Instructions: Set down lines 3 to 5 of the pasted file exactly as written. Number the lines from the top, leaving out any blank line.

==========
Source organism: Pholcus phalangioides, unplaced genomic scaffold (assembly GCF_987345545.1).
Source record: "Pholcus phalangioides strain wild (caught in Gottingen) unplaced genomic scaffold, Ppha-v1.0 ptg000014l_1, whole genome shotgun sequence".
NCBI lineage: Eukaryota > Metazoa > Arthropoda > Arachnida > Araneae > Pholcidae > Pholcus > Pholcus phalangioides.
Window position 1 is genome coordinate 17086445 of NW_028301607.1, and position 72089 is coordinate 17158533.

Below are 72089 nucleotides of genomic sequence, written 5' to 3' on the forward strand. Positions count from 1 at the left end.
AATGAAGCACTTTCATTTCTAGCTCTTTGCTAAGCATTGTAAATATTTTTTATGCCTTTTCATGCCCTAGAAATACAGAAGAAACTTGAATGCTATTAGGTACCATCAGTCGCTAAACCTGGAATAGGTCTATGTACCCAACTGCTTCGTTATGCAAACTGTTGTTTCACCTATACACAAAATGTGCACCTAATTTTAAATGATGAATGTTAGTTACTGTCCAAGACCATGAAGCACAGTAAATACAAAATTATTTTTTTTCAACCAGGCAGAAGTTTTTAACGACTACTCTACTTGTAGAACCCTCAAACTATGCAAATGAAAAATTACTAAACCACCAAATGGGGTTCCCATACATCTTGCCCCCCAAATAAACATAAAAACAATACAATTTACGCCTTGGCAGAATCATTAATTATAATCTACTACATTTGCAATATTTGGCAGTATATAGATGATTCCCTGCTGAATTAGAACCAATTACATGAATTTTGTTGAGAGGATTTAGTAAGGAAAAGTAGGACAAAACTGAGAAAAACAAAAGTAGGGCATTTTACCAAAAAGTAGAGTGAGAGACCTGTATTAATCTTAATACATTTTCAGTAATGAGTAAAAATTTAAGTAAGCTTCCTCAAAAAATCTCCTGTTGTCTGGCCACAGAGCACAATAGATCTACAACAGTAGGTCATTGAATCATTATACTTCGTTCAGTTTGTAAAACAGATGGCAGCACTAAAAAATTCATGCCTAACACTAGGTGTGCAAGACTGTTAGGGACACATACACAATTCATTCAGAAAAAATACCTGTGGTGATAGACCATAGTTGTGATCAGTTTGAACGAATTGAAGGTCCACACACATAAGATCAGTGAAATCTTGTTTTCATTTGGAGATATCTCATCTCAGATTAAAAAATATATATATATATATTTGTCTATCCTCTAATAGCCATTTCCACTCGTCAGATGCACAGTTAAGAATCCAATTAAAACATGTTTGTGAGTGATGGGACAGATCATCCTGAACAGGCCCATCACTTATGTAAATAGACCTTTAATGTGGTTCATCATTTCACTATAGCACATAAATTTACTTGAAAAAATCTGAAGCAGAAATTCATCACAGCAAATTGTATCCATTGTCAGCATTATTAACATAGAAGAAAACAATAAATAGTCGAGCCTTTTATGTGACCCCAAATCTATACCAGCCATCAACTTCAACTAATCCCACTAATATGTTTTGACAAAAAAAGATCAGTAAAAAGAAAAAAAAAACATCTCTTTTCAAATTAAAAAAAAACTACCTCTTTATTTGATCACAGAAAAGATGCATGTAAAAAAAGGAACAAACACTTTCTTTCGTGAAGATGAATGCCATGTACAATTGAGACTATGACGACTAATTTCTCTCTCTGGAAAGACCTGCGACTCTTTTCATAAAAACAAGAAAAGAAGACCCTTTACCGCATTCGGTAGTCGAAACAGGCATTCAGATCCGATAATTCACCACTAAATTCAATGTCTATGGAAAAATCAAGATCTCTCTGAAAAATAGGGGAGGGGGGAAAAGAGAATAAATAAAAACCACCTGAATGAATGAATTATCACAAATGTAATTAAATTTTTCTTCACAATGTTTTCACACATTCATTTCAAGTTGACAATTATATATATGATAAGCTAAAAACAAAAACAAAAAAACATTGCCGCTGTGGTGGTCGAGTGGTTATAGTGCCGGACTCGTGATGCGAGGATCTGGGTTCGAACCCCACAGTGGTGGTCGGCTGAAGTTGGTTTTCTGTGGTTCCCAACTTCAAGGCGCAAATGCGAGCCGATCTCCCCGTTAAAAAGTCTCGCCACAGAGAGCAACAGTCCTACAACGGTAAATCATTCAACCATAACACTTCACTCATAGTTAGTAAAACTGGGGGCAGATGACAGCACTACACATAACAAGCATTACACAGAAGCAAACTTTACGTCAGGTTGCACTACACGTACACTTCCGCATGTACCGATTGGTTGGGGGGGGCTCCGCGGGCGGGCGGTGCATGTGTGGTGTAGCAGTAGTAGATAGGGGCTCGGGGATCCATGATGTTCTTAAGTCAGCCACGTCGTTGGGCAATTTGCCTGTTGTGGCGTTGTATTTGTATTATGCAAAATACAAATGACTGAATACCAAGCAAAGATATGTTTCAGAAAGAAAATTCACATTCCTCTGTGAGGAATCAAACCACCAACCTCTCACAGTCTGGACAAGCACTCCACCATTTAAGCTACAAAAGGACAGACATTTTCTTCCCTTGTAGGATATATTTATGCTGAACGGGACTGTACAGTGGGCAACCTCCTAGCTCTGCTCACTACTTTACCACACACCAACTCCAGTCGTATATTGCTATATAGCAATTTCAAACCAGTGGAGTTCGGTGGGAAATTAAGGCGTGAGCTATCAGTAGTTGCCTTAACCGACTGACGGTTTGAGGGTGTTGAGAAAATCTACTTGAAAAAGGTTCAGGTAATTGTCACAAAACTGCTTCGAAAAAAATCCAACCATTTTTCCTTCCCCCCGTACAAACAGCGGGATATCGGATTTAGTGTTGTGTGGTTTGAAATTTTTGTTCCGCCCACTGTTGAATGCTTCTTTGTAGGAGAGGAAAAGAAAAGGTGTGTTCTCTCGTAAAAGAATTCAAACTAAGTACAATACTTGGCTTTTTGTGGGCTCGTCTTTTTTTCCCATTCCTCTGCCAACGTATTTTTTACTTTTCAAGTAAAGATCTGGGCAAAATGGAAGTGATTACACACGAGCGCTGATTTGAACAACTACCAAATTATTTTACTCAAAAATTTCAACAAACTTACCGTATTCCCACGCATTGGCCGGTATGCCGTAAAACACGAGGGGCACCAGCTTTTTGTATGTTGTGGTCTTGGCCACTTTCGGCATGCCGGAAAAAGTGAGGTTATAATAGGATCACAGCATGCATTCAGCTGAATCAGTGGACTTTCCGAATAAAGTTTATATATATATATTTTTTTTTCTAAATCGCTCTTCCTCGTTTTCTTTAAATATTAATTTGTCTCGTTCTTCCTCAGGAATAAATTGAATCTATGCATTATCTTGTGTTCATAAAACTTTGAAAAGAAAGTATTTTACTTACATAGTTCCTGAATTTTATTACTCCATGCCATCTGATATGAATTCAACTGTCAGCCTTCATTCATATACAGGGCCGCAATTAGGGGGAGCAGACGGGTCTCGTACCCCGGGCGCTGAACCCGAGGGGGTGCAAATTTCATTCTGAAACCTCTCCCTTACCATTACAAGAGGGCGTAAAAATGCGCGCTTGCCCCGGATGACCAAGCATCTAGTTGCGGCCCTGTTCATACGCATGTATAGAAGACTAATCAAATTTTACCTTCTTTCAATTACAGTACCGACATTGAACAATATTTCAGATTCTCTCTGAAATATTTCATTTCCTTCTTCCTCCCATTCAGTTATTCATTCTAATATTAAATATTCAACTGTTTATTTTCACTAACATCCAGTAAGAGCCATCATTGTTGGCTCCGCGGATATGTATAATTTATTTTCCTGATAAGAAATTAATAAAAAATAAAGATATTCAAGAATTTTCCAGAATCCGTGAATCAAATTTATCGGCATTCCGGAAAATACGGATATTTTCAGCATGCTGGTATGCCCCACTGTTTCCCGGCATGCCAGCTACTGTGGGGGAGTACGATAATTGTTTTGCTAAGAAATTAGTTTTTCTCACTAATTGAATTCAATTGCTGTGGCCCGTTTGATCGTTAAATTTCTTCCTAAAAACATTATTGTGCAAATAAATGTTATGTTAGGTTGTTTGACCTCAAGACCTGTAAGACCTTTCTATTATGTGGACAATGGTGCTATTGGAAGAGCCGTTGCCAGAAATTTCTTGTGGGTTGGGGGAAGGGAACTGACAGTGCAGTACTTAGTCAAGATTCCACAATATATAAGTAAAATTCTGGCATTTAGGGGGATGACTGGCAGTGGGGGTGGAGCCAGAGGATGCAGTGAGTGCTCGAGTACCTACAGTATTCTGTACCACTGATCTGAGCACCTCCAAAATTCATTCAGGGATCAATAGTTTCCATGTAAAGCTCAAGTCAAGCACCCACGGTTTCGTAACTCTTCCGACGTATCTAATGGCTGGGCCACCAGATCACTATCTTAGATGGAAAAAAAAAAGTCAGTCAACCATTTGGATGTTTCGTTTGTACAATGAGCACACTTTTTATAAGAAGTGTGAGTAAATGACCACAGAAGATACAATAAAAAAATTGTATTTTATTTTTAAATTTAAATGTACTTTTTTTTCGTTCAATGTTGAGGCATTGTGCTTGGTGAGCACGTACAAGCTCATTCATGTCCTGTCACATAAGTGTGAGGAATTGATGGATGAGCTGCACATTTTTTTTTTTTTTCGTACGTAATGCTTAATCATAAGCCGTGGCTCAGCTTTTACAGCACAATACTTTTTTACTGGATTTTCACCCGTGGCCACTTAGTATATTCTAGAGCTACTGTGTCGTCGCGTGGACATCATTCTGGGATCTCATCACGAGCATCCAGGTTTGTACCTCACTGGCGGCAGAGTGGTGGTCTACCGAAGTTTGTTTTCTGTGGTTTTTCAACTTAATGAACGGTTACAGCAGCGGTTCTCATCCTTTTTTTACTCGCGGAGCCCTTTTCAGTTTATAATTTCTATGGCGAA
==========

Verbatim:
NCBI lineage: Eukaryota > Metazoa > Arthropoda > Arachnida > Araneae > Pholcidae > Pholcus > Pholcus phalangioides.
Window position 1 is genome coordinate 17086445 of NW_028301607.1, and position 72089 is coordinate 17158533.

Below are 72089 nucleotides of genomic sequence, written 5' to 3' on the forward strand. Positions count from 1 at the left end.